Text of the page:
The New York Independent System Operator (NYISO) has outlined a series of market design and system planning enhancements designed to integrate renewable resources into its system.
In the electric grid operator’s annual publication, Power Trends 2020: Vision for a Greener Grid, the NYISO outlined the complexity of its grid and how it is affected by various components such as economic forces, public policies and technology.
One specific policy highlights is New York’s Climate Leadership and Community Protection Act (CLCPA), amended last July in state Senate Bill S6599. The CLCPA requires that the state reduces greenhouse gas (GHG) emissions by 100% from 1990 levels by 2050, with at least a 40% decrease by 2030. Further, the CLCPA entails that 70% of electricity should come from renewable sources by 2030, and calls for a 100% reduction of GHG emissions from the electricity sector by 2040.
As of last summer, NYISO’s electric mix operates with about 59% zero emissions, at 79,622 GWh, dominated by upstate nuclear and hydropower plants. Natural gas-fired power generation contributes 7,594 GWh, or 5%, to energy composition, while dual fuel (gas/oil) making up 34% at 47,526 GWh.
Moving forward, the NYISO has recommended that to integrate renewable resources into the system, the grid operator will examine several market design and system planning enhancements, including:
● Carbon pricing, a proposal to internalize the social cost of carbon dioxide (CO2) emissions in the operator’s wholesale energy markets that will require market participation, state support, and federal regulatory approval;
● Pursuing energy and ancillary service pricing enhancements to ensure that prices remain consistent while grid conditions evolve through sending price signals reporting supply and demand responsiveness over real-time system conditions;
● Integrating energy storage resources under market rules developed in 2018 and approved by the Federal Energy Regulatory Commission, and expected to be implemented in 2020;
● Integrating distributed energy resources-related rules into wholesale markets, which were approved by FERC earlier this year and are scheduled to go into effect next year; and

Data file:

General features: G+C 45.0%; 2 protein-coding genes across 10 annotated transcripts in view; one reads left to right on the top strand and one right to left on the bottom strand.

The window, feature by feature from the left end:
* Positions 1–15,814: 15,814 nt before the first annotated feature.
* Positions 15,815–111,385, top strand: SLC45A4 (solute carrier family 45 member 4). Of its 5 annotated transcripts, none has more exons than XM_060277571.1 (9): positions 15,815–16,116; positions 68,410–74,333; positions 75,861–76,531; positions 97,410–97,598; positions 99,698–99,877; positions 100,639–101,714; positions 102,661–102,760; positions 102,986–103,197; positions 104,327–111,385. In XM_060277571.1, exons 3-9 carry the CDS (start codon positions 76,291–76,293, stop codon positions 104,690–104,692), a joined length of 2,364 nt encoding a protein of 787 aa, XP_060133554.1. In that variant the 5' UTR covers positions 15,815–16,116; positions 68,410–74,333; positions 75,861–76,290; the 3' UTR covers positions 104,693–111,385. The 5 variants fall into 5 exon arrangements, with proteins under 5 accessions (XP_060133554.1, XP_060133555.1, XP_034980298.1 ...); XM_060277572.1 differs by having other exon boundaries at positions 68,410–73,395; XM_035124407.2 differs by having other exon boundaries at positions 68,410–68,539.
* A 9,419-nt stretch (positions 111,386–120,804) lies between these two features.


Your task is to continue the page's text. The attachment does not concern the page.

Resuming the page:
● Evaluating how the capacity market rules could be modified in a way that continues to preserve competitive price signals and economic efficiency, all the while maintaining grid reliability as well as support CLCPA requirements.
“2020 has proven to be a year unlike any other in recent memory,” said NYISO President Rich Dewey. “Through these challenges, the NYISO remains committed to engaging stakeholders, market participants, policymakers and the public to support an electric system that is reliable, efficient, affordable and clean.”
New York City Mayor Bill de Blasio announced in February that the city must phase out fossil fuels, including natural gas, in its “large building systems” by 2040. The mayor also announced plans to sign an executive order to halt any new fossil fuel infrastructure, including pipelines, power plant expansions and import terminals.
To maintain grid reliability for the 19.8 million New Yorkers that NYISO serves, this year’s Power Trend described not only how it plans to address the integration of renewable resources into the grid, but also how the operator can continue to benefit from its wholesale markets and system planning.
While the grid transitions to include more renewable resources, NYISO said it is examining several important studies to inform future market, planning and operational enhancements. One is the Congestion Assessment and Resource Integration Study, which examines the CLCPA’s 70% renewable energy production requirement by 2030.
A Reliability Needs Assessment also is in the works to assess compliance plans for the Department of Environment and Conservation’s peaker rule, which entails more stringent emission limits from combustion turbines, predominantly located in southeast New York.
Furthermore, NYISO is conducting a multi-phase Climate Change Impact & Resilience Study to inform future market, planning and operational enhancements that might be necessary to meet system needs and conditions as demands and conditions faced by the grid change over time. The electric grid operator also is working on a comprehensive program to address cyber, as well as physical security risks for the future.
As for the current state of the system, the NYISO’s market average annual wholesale energy prices reached a record low last year at $32.59/MWh. Meanwhile, the CO2 emission rate from the power sector showed a 55% decrease since 1990. Power Trends additionally outlines the challenges NYISO has faced during the pandemic crisis.
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